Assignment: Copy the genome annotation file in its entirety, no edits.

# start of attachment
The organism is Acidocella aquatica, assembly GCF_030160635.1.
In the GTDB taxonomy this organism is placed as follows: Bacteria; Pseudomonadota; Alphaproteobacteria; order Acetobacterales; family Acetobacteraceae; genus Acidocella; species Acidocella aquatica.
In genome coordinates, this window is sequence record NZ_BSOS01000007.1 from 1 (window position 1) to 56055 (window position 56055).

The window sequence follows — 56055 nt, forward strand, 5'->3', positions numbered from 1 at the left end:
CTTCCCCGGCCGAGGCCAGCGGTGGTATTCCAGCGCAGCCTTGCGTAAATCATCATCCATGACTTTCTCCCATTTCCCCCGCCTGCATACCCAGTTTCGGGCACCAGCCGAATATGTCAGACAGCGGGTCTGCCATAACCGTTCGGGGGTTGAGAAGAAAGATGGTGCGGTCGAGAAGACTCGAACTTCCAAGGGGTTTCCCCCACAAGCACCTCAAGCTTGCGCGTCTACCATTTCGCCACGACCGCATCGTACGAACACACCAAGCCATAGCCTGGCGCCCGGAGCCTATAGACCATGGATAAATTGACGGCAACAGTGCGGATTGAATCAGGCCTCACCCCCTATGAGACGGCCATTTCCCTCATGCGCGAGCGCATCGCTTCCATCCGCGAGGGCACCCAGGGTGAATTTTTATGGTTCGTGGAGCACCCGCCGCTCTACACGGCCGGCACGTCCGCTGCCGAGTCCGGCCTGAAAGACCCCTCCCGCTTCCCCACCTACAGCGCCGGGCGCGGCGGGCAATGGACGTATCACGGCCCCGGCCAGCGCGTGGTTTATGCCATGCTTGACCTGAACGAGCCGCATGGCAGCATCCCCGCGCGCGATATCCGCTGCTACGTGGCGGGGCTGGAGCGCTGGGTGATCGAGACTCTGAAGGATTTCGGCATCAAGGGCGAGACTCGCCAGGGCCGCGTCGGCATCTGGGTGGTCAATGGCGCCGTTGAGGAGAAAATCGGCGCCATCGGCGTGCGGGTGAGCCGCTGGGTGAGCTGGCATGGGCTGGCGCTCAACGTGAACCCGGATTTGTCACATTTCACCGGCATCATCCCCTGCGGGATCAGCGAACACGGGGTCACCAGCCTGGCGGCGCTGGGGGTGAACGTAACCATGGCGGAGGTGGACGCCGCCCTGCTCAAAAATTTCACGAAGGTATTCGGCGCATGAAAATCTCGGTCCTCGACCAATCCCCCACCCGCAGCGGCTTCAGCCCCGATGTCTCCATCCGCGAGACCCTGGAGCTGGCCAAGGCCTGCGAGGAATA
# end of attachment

The organism is Acidocella aquatica, assembly GCF_030160635.1.
In the GTDB taxonomy this organism is placed as follows: Bacteria; Pseudomonadota; Alphaproteobacteria; order Acetobacterales; family Acetobacteraceae; genus Acidocella; species Acidocella aquatica.
In genome coordinates, this window is sequence record NZ_BSOS01000007.1 from 1 (window position 1) to 56055 (window position 56055).

The window sequence follows — 56055 nt, forward strand, 5'->3', positions numbered from 1 at the left end:
CTTCCCCGGCCGAGGCCAGCGGTGGTATTCCAGCGCAGCCTTGCGTAAATCATCATCCATGACTTTCTCCCATTTCCCCCGCCTGCATACCCAGTTTCGGGCACCAGCCGAATATGTCAGACAGCGGGTCTGCCATAACCGTTCGGGGGTTGAGAAGAAAGATGGTGCGGTCGAGAAGACTCGAACTTCCAAGGGGTTTCCCCCACAAGCACCTCAAGCTTGCGCGTCTACCATTTCGCCACGACCGCATCGTACGAACACACCAAGCCATAGCCTGGCGCCCGGAGCCTATAGACCATGGATAAATTGACGGCAACAGTGCGGATTGAATCAGGCCTCACCCCCTATGAGACGGCCATTTCCCTCATGCGCGAGCGCATCGCTTCCATCCGCGAGGGCACCCAGGGTGAATTTTTATGGTTCGTGGAGCACCCGCCGCTCTACACGGCCGGCACGTCCGCTGCCGAGTCCGGCCTGAAAGACCCCTCCCGCTTCCCCACCTACAGCGCCGGGCGCGGCGGGCAATGGACGTATCACGGCCCCGGCCAGCGCGTGGTTTATGCCATGCTTGACCTGAACGAGCCGCATGGCAGCATCCCCGCGCGCGATATCCGCTGCTACGTGGCGGGGCTGGAGCGCTGGGTGATCGAGACTCTGAAGGATTTCGGCATCAAGGGCGAGACTCGCCAGGGCCGCGTCGGCATCTGGGTGGTCAATGGCGCCGTTGAGGAGAAAATCGGCGCCATCGGCGTGCGGGTGAGCCGCTGGGTGAGCTGGCATGGGCTGGCGCTCAACGTGAACCCGGATTTGTCACATTTCACCGGCATCATCCCCTGCGGGATCAGCGAACACGGGGTCACCAGCCTGGCGGCGCTGGGGGTGAACGTAACCATGGCGGAGGTGGACGCCGCCCTGCTCAAAAATTTCACGAAGGTATTCGGCGCATGAAAATCTCGGTCCTCGACCAATCCCCCACCCGCAGCGGCTTCAGCCCCGATGTCTCCATCCGCGAGACCCTGGAGCTGGCCAAGGCCTGCGAGGAATA